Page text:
Notice to everyone,
I'm holding off selling any more books until I take inventory. I
think I'm down to only a dozen or so.
Get this travel guide! Have I misled you yet? For the price
of a top-shelf margarita you can have a keepsake of your trip to SA.
And, heavens to Betsy, you will learn something to boot. Listen,
first, I'll autograph the tour book for you, second, it will serve as your personal tour
guide while in town, third, you may write in it your personal notes
of the places visited, and fourth, besides your t-shirt, sombrero
and shot glass, it will be one of the few
things you will take home and actually keep as a momento of your stay in town. But, if you
need more convincing then read on.
found the one book that really ties all the history of the city
together. This is not a walking guide. Or,
rather, it is a walking guide but you do not need to use it as
San Antonio is an old town, coming on 300 years!
And the old lady has a pulse and feel all its own. It's not some
chrome and glass modern city. The meanderings of the river through
town, the enormous cypress trees along the banks, the ancient but still
serviceable buildings like the Alamo, San Fernando Cathedral and
Governor's Palace all have a story. And without this guidebook you
won't begin to uncover the lady's old secrets. Yes, you will see
the River Walk, but that's like seeing a woman physically, from the
outside, without getting to know her on
the inside, her mind and what makes her special.
As a native of this great city,
I'm asking you to get
to know the city as I know her. My goodness, Texas as we
know it was started right here in this town. Right downtown.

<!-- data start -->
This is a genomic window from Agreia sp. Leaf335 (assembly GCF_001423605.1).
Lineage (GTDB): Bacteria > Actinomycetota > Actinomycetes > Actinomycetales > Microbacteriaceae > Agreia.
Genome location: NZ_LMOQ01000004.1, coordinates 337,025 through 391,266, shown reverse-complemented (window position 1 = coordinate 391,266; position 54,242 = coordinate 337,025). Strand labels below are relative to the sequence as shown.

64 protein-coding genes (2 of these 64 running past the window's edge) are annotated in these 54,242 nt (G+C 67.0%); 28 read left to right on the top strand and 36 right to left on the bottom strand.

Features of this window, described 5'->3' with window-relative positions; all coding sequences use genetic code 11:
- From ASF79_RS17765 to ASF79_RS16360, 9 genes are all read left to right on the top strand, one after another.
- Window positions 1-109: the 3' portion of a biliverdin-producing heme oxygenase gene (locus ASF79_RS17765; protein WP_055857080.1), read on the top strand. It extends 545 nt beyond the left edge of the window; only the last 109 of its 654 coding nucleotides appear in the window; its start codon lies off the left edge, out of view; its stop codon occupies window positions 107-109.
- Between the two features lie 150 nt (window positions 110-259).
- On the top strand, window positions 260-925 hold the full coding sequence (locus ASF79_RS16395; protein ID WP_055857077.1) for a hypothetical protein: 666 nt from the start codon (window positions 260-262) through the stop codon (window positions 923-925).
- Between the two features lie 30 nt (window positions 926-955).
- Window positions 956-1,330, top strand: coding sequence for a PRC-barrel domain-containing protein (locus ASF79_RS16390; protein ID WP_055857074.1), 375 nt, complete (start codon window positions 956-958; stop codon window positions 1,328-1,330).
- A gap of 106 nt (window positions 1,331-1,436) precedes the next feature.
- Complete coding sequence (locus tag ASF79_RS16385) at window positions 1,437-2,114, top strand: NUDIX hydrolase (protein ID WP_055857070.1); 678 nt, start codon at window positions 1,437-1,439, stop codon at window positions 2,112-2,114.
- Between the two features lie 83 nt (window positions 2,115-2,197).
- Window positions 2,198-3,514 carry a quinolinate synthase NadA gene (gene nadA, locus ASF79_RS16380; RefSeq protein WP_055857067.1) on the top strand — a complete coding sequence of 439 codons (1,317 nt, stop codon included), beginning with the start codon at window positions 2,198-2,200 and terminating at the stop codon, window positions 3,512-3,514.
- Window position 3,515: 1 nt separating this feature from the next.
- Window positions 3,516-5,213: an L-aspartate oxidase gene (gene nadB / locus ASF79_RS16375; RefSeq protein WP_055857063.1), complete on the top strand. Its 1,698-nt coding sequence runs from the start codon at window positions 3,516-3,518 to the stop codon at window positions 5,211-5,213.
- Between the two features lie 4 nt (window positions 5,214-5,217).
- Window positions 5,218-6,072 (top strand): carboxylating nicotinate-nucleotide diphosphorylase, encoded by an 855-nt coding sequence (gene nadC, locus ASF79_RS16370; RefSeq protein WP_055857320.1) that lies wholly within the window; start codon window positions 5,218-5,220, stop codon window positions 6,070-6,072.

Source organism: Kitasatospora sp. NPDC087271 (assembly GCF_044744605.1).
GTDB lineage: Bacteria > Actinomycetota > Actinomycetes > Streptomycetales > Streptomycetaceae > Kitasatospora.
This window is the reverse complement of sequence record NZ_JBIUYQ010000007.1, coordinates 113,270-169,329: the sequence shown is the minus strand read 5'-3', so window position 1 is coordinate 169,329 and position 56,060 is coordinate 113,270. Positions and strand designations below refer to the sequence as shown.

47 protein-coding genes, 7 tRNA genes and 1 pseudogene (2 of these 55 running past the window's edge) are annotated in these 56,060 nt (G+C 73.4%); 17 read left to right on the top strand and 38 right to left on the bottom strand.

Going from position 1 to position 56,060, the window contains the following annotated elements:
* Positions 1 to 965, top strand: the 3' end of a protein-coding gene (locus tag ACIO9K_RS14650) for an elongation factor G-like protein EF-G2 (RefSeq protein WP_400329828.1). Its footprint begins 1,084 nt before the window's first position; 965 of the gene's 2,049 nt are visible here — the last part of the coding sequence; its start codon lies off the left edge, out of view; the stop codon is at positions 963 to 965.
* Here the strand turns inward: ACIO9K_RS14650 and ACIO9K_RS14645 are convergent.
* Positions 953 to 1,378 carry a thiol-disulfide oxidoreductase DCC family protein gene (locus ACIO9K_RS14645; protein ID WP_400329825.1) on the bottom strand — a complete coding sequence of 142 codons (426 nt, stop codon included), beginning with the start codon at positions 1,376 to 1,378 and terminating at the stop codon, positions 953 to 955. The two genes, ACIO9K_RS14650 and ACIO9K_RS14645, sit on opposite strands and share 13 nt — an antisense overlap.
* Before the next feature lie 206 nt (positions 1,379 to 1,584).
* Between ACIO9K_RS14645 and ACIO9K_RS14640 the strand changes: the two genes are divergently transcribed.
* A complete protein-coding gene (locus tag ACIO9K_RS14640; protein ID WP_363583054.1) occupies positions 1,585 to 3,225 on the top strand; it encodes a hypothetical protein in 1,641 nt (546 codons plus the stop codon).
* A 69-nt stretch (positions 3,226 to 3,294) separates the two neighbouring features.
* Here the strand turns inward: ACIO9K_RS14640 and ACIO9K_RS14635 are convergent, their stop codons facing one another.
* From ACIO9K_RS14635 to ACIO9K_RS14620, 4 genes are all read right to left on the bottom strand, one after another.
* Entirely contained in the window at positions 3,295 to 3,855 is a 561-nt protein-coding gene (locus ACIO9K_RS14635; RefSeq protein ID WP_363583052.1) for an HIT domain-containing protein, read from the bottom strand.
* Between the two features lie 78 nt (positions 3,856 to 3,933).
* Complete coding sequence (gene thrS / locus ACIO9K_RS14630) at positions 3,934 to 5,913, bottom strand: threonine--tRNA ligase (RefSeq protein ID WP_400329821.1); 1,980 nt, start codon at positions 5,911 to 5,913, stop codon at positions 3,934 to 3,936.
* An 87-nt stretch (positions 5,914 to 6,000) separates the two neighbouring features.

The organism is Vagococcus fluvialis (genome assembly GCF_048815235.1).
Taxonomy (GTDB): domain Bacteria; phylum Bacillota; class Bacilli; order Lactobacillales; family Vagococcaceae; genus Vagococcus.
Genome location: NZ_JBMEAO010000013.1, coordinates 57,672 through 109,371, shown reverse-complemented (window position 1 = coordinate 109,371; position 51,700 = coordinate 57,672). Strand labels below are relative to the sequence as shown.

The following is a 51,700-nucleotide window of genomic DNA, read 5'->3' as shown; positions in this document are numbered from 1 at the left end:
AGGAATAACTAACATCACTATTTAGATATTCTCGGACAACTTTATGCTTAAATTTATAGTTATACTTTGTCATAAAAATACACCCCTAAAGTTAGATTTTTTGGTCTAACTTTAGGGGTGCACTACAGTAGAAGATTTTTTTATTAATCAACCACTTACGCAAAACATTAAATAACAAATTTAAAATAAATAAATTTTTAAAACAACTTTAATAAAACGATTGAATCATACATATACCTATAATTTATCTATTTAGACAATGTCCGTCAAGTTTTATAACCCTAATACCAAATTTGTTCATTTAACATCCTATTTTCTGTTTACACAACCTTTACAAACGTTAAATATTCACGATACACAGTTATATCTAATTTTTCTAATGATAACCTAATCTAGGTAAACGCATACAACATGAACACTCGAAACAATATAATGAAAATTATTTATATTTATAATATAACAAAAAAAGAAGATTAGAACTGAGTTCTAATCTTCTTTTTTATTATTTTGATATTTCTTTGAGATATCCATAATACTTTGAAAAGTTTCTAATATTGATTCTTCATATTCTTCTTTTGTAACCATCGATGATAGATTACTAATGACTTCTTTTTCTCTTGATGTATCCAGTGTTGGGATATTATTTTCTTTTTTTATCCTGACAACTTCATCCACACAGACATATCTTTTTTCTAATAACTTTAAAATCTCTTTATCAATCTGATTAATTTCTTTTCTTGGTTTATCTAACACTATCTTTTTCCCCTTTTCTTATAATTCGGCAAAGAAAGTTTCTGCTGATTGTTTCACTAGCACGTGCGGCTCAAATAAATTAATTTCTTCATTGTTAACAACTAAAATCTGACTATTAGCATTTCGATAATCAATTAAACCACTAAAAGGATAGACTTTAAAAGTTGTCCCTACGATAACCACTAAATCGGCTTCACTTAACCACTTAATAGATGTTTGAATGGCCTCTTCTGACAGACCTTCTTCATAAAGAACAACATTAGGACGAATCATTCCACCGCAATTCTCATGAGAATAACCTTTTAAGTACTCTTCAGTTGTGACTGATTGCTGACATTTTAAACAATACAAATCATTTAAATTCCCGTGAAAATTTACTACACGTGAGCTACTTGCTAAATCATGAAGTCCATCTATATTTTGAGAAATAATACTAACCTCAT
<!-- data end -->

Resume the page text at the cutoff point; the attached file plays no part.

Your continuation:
In fact it was on Soledad St., where Stephen Austin sought a land grant
from the local authorities which started the U.S. migration to Texas. You will be walking by locations where famous people
have trod and unless you have this guide you will be completely
oblivious to what has transpired right at your feet.
This inexpensive guide is an excellent tourist
guide to the historical attractions in San Antonio. If you don't wish to walk the described route you will, nevertheless,
find yourself at most of the locations highlighted along the route (see
route map.) For the simplest use I suggest you carry the guidebook with you
and when near a location refer to the map to identify the numbered spot
and turn to the appropriate chapter for my commentary.
You do not need this tour guidebook if you can answer the following
1. Where are the defenders of the Alamo buried?
2. Was Davy Crockett killed during the Battle of the Alamo or
was he executed afterwards?
3. Were there any Alamo survivors from the Battle of the Alamo?
4. What ever became of Santa Anna, the Dictator of Mexico, in
5. Were there any Americans in the Mexican Army that invaded
6. Why is Kendall County (north of San Antonio) named after
George Kendall who founded the New Orleans Picayune newspaper in
7. What role did San Antonio play in the American Revolution?
8. Why was San Antonio such a popular town?
9. What role did San Antonio play with Teddy Roosevelt's Rough
10. Were there really Indians battles around these parts?
I could go on and on and on, but you get the point.
There's a whole lot of information packed into this small book that you
are not going to get anywhere else.
If you wish to know more go to Tourist
Guide to see a table of contents for the book and learn how to
order a copy in advance of your trip.